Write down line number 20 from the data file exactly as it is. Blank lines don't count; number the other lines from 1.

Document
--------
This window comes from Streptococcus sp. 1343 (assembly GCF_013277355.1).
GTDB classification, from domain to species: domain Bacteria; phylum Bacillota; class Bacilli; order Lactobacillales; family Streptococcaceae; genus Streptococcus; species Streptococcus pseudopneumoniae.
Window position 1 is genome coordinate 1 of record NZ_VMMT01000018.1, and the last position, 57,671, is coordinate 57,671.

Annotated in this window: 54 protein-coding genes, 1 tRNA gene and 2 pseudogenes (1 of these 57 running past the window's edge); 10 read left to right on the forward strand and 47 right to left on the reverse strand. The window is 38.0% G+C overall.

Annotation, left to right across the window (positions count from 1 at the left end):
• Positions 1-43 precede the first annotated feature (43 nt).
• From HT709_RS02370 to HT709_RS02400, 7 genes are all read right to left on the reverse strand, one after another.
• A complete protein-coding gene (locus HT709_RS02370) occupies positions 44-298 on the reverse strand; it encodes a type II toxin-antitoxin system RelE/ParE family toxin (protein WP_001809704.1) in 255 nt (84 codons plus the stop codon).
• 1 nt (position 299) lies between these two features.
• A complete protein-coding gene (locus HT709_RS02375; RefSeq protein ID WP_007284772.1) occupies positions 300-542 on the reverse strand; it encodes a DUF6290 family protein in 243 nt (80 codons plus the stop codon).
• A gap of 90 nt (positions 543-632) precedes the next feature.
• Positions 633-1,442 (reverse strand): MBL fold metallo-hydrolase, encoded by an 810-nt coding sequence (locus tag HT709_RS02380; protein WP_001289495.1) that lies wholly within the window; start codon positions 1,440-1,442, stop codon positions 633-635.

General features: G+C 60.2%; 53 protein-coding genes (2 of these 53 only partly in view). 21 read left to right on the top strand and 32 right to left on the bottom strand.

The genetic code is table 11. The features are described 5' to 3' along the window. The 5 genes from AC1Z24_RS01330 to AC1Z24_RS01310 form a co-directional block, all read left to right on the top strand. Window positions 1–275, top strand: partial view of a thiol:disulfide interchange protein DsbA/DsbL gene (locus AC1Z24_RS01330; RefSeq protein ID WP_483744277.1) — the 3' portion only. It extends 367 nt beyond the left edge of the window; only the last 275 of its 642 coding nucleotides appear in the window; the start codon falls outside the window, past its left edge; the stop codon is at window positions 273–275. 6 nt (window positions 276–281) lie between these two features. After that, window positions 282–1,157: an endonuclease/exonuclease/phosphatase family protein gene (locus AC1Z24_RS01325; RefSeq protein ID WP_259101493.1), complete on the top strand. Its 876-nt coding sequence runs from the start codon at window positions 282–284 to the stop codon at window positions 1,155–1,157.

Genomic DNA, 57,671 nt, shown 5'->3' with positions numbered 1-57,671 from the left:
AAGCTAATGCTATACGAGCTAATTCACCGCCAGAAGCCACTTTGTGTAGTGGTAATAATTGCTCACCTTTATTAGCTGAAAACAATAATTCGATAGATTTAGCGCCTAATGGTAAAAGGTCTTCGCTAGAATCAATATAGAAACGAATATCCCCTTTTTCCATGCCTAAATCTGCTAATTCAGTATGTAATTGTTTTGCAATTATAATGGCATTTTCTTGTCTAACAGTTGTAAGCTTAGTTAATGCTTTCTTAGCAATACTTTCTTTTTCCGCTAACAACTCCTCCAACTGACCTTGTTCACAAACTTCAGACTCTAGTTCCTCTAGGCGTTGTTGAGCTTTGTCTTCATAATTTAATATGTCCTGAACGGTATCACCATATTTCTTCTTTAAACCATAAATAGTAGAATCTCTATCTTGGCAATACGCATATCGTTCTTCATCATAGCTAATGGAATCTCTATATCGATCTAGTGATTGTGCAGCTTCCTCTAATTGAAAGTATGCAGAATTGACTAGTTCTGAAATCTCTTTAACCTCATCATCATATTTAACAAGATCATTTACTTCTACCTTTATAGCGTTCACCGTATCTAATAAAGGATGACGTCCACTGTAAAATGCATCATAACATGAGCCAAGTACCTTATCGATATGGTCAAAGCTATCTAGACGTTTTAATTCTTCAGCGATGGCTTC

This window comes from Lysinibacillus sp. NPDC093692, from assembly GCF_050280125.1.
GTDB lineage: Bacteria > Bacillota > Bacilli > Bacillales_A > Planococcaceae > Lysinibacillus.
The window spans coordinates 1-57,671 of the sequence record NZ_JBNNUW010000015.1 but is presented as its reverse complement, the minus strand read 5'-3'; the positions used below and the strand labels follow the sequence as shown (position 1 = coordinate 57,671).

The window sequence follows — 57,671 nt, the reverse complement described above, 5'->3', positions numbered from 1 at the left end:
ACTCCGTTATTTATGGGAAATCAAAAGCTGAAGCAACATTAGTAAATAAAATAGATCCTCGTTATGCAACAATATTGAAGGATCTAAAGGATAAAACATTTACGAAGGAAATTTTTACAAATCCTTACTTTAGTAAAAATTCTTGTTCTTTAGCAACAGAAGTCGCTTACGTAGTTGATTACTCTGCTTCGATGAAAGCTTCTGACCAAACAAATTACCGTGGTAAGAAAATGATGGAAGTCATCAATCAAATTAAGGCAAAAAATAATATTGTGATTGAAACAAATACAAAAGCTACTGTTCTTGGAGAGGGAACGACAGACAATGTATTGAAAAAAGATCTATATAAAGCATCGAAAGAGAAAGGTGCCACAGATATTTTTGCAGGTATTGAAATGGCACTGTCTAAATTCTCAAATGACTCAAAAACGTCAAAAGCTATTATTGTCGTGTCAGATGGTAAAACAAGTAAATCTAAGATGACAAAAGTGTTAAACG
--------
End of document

The window sequence follows — 57,671 nt, the reverse complement described above, 5'->3', positions numbered from 1 at the left end: